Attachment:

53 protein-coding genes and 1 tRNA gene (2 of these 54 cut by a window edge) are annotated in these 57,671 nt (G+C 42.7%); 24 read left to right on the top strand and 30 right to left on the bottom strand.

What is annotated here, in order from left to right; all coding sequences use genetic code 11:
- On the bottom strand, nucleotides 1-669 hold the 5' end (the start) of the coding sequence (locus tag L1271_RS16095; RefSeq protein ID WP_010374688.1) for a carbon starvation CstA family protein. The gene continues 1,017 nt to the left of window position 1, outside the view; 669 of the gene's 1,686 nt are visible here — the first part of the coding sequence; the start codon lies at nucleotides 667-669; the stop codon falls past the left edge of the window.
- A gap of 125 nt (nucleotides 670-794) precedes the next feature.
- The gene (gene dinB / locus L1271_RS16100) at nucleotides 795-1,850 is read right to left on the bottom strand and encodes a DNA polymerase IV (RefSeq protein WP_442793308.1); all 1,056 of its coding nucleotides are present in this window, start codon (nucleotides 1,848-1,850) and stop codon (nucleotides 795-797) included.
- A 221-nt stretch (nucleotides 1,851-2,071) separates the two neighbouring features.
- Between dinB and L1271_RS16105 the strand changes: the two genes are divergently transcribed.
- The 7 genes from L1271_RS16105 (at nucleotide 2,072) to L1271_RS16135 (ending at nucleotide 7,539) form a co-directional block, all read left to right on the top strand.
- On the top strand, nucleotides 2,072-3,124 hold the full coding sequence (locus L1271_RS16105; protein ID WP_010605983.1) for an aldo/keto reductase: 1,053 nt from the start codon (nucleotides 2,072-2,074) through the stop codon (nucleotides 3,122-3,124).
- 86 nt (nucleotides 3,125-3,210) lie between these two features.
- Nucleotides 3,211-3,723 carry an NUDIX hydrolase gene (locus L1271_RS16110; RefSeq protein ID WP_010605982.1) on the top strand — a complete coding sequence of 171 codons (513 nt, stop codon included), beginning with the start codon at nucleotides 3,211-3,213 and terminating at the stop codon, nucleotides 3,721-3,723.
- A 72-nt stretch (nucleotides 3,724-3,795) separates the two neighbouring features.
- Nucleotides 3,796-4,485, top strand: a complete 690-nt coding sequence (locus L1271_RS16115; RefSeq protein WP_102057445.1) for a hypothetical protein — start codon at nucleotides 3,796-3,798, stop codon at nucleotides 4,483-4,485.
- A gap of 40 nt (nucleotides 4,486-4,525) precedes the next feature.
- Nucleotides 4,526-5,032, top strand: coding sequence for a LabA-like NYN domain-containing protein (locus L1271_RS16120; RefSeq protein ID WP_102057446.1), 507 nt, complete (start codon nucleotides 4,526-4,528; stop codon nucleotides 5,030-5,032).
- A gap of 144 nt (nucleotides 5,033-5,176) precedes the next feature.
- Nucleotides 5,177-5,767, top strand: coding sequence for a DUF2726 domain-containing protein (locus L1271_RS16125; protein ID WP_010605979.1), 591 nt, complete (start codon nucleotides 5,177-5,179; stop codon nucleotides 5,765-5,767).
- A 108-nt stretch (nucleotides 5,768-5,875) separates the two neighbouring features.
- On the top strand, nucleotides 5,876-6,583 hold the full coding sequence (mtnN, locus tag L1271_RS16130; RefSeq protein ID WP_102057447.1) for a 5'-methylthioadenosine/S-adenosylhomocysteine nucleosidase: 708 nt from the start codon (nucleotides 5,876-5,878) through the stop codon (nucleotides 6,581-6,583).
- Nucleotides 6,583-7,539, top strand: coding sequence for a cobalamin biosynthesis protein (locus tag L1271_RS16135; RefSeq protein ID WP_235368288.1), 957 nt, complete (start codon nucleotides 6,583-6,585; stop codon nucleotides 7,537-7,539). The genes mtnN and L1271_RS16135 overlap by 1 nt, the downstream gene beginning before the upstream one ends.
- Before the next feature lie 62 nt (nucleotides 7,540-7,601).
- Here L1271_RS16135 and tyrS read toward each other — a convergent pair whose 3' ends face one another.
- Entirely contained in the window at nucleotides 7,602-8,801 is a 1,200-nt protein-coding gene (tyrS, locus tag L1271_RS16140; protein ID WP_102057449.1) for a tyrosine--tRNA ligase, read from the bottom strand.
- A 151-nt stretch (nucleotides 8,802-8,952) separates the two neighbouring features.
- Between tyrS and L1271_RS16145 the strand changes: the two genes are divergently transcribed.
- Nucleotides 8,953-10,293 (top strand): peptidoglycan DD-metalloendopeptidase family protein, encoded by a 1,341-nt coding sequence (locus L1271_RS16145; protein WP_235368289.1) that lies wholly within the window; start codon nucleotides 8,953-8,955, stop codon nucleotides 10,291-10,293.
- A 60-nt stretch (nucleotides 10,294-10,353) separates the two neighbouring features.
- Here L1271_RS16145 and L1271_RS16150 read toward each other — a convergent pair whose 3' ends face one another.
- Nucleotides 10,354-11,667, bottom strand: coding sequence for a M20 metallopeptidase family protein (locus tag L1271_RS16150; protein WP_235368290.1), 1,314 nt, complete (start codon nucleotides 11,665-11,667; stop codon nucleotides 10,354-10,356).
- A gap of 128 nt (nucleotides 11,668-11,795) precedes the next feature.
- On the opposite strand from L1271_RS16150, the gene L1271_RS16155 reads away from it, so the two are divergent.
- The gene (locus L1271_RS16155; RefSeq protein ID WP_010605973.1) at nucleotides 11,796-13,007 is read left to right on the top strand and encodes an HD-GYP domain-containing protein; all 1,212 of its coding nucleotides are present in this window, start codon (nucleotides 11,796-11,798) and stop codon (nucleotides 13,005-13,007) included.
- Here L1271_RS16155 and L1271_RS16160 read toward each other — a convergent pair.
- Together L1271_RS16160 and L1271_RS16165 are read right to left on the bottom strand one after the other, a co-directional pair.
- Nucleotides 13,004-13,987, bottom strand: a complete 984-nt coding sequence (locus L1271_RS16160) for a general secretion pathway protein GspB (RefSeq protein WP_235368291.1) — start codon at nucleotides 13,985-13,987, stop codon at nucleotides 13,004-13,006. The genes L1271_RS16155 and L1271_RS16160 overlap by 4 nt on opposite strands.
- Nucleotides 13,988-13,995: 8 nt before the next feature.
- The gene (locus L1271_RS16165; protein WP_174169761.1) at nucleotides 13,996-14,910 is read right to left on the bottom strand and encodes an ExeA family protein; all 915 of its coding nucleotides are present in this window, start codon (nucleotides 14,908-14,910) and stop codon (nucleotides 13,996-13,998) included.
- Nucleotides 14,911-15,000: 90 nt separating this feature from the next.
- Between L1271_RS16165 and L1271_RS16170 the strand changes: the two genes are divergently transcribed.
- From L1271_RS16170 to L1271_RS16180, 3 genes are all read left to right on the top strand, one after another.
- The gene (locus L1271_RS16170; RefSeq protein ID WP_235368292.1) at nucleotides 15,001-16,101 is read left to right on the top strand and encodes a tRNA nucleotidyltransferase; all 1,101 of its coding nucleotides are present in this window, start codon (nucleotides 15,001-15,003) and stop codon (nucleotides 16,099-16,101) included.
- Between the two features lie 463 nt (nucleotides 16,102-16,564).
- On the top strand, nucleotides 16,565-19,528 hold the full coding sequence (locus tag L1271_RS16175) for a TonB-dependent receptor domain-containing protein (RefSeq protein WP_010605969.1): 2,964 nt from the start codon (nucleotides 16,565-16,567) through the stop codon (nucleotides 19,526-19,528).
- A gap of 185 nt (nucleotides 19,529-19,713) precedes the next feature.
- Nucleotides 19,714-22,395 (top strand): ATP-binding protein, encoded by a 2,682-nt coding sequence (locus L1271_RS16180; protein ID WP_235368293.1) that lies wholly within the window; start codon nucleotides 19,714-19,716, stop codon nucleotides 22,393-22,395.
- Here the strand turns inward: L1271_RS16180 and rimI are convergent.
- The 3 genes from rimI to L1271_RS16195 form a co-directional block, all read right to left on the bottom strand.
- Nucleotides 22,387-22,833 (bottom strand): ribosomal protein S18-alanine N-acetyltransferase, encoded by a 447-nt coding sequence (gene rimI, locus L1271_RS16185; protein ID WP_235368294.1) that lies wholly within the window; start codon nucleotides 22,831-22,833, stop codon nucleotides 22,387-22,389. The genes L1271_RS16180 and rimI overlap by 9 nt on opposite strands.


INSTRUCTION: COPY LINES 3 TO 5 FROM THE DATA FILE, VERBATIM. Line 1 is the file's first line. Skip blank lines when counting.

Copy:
- On the bottom strand, nucleotides 1-669 hold the 5' end (the start) of the coding sequence (locus tag L1271_RS16095; RefSeq protein ID WP_010374688.1) for a carbon starvation CstA family protein. The gene continues 1,017 nt to the left of window position 1, outside the view; 669 of the gene's 1,686 nt are visible here — the first part of the coding sequence; the start codon lies at nucleotides 667-669; the stop codon falls past the left edge of the window.
- A gap of 125 nt (nucleotides 670-794) precedes the next feature.
- The gene (gene dinB / locus L1271_RS16100) at nucleotides 795-1,850 is read right to left on the bottom strand and encodes a DNA polymerase IV (RefSeq protein WP_442793308.1); all 1,056 of its coding nucleotides are present in this window, start codon (nucleotides 1,848-1,850) and stop codon (nucleotides 795-797) included.